Treasury bills: these are risk-hedging securities issued by the Reserve Bank of India and are used to minimize the market risk to investors by aiding them to park their short-term excess funds in various accounts. The reserve bank often issues these at a discount to face value.
Municipal bonds: these bonds are issued by local, state, or non-federal government agencies, offering higher yields and tax advantages as they are often exempt from income taxes.
Peer-to-Peer Lending: often, people lend money on a peer-to-peer basis where two chief parties are involved which are: the borrower and lender. These do not follow any formal procedure for lending as they do not involve any middlemen, such as financial institutions.
What are Long Term Assets?
These assets are those financial investments that will benefit the company in the long run. These investments are usually recorded at their historical value in the book’s accounts and can be either tangible or intangible.
Some of the common types of fixed assets are:
PP&E: PP&E stands for Plant, Property, and Equipment. These are vital for any business operations and cannot be easily converted into cash.
These are tangible by nature and are used for converting into Equity. Many investors consider the purchase of fixed assets a positive sign as they believe that the management has a long-term positive outlook on business existence.
Such assets are generally amortized at the end of their lives after applying depreciation.
Hence, generally, when representing such assets, they are recorded at their historical value with accumulated depreciation deducted at the end of the life of such assets after taking into account the expenditure that has taken place to keep the asset running for the benefit of the business.
Bond Funds: These are mutual funds that invest in bonds and can be understood as a basket of bonds invested in one fund, whether these bonds are of the corporate category or government category. They have varying maturity between 3 years to more than 10 years; They are rewarded the most when in the long term if there is a fall in the interest rates.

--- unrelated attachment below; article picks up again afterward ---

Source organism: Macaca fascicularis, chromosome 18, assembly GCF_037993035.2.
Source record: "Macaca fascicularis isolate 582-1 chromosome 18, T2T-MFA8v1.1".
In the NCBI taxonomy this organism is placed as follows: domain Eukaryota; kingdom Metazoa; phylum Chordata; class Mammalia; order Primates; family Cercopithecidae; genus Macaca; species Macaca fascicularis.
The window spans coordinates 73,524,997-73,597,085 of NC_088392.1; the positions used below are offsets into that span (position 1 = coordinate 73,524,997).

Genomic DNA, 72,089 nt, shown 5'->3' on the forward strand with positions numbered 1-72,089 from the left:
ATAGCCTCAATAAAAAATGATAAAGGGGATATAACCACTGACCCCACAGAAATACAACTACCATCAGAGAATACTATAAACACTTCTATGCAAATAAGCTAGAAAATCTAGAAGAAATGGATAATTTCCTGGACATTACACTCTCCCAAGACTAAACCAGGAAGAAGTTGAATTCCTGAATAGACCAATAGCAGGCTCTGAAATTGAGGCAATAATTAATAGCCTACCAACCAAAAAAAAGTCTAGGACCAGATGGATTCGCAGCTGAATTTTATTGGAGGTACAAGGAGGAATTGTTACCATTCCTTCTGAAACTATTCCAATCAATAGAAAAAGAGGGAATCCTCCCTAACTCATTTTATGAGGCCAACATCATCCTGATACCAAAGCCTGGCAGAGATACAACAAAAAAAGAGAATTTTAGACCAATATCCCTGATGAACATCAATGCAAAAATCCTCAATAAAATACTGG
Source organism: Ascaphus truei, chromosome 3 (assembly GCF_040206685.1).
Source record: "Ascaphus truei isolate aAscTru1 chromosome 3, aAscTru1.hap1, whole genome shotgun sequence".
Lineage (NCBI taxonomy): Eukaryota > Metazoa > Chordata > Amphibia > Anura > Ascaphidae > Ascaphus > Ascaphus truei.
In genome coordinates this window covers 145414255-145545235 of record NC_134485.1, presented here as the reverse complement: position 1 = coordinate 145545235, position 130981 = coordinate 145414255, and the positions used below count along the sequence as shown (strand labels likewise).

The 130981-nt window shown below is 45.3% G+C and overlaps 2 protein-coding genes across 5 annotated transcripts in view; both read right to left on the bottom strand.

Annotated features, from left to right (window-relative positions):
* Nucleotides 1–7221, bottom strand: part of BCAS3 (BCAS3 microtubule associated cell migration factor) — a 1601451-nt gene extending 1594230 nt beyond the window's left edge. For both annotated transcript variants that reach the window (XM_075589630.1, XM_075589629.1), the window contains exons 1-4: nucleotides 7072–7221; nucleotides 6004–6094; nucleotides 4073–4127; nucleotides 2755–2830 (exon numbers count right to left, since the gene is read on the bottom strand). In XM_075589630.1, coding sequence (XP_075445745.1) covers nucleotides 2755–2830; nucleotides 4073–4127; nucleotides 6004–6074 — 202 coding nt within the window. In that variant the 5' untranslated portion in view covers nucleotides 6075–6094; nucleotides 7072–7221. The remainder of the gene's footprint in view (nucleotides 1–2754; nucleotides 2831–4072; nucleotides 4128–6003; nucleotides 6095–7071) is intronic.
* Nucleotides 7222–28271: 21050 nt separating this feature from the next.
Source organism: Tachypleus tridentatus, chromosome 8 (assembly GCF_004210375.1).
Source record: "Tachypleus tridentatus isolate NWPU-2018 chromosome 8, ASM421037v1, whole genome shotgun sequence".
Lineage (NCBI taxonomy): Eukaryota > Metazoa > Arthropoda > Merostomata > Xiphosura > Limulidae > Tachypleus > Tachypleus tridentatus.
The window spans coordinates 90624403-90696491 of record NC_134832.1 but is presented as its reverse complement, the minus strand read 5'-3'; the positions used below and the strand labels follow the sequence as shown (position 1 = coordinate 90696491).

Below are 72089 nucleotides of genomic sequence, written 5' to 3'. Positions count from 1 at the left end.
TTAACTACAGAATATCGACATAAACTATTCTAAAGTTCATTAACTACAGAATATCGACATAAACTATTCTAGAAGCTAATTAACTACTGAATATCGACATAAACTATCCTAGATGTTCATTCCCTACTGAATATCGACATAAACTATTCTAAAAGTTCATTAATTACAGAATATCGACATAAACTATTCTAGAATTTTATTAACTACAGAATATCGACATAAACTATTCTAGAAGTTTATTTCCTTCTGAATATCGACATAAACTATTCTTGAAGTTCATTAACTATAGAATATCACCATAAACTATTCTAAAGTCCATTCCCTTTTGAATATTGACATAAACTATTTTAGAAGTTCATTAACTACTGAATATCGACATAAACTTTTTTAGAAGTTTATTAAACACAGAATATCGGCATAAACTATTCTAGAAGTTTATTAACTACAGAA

Trademarks, patents, and client lists: trademarks are intangible assets legally preventing others from using a business’s logo, name, or another branding. They are used to distinguish one business from the other when they are selling similar or the same products in the market.
Each trademark has a different recipe and can be legally registered quickly. Trademarks are also subject to impairment that is down-valuation.
Patents are those unique inventions that have received formal approval and registration by the government and are capable of industrial application. Client lists consist of every client, whether it exists in writing or not, since the inception of the business and are in regular transaction terms with the business.
Goodwill: It is an intangible asset that is acquired as a result of any merger or acquisition and also determines the reputation of a business. Positive sentiment is spread across the market amongst its buyers and clients if the reputation or the goodwill of the business acquired has a high positive value.
Main Differences Between Short-Term and Long-Term Assets
Short-term and Long-term assets are both assets that play an essential role in the development of any business entity but have varying differences, summarized below:
- Though both are classified as assets, the recovery rate for short-term assets is for one year, and the recovery rate for long-term assets is unspecified.
- Short-term assets are recoverable within a year, whereas long-term assets do not have a specified recovery period and merely rely on writing off or amortising after depreciation.
- Both asset classifications are entirely different short-term assets classified into cash and cash equivalents and other current assets. In contrast, long-term assets are classified into property, plant and equipment, trademarks, client lists, patents, and other intangible long-term assets.
- Current assets are recorded at their current value, whereas fixed assets happen at their historical value in the balance sheet.
- Current assets are generally tangible by nature, whereas fixed assets can be tangible such as; buildings, land, and machinery, as well as intangible such as; patents, copyrights, etc.
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Chara Yadav holds MBA in Finance. Her goal is to simplify finance-related topics. She has worked in finance for about 25 years. She has held multiple finance and banking classes for business schools and communities. Read more at her bio page.